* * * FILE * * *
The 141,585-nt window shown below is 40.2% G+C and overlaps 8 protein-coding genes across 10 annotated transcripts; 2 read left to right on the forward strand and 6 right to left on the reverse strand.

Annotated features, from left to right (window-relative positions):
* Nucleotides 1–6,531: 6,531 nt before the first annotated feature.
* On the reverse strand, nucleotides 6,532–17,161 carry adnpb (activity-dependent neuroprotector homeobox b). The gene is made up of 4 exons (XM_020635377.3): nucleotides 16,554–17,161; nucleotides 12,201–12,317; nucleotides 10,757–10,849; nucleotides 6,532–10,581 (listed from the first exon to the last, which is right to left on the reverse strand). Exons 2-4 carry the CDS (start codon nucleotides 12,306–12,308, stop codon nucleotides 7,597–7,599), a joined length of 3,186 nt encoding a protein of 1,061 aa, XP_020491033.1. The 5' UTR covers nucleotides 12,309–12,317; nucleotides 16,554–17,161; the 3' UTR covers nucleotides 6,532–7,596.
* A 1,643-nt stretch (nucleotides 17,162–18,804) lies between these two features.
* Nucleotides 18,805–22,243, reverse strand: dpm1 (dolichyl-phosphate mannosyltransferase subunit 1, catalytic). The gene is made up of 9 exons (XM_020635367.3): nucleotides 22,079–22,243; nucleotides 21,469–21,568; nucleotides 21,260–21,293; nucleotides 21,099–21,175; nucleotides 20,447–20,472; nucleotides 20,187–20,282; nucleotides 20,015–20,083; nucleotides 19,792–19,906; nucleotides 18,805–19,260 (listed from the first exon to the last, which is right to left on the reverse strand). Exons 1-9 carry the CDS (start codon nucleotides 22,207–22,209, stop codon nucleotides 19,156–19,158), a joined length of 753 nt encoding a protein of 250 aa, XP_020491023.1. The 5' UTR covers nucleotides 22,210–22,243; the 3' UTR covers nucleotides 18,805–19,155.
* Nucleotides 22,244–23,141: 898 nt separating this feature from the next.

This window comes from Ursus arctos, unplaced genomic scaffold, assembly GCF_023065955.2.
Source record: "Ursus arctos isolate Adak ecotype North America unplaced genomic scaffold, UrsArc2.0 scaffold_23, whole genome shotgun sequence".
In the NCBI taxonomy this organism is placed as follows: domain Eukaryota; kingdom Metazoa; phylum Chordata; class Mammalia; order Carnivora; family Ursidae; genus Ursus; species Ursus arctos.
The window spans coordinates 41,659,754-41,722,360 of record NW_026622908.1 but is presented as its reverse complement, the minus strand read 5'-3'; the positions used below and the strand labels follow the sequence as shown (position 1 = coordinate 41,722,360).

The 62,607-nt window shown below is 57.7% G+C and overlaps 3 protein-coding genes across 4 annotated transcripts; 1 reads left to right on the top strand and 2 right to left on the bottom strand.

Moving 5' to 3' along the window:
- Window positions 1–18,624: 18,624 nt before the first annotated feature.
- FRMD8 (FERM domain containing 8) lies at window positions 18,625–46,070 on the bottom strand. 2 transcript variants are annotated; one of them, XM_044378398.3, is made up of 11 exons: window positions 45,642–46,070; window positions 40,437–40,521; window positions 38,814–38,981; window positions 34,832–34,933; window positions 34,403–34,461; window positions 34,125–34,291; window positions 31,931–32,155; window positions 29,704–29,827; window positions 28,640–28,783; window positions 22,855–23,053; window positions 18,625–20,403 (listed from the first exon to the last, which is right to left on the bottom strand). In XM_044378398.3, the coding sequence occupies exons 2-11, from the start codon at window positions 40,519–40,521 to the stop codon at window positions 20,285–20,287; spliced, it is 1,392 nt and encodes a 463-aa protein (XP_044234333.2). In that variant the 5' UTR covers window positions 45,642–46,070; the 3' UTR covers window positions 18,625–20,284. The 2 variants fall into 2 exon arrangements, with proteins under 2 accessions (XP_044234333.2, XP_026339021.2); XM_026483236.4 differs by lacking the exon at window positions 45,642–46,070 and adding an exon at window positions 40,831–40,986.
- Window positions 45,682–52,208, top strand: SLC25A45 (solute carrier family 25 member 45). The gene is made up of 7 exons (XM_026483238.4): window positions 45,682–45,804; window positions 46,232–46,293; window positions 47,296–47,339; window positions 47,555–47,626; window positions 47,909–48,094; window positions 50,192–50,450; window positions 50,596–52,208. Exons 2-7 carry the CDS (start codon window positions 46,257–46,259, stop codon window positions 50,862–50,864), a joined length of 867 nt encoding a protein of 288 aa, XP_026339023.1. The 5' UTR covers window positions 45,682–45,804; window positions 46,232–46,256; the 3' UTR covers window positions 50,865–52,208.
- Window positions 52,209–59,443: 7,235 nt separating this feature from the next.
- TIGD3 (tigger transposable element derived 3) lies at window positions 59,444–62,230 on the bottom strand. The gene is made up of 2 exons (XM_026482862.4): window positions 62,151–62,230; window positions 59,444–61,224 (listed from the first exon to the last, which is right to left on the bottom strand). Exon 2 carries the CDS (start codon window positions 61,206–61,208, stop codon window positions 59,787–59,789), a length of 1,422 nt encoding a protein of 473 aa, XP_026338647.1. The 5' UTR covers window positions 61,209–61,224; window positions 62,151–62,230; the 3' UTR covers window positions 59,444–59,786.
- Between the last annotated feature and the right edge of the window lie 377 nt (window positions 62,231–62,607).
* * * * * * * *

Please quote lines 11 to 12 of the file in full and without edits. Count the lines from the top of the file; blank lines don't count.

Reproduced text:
The window spans coordinates 41,659,754-41,722,360 of record NW_026622908.1 but is presented as its reverse complement, the minus strand read 5'-3'; the positions used below and the strand labels follow the sequence as shown (position 1 = coordinate 41,722,360).

The 62,607-nt window shown below is 57.7% G+C and overlaps 3 protein-coding genes across 4 annotated transcripts; 1 reads left to right on the top strand and 2 right to left on the bottom strand.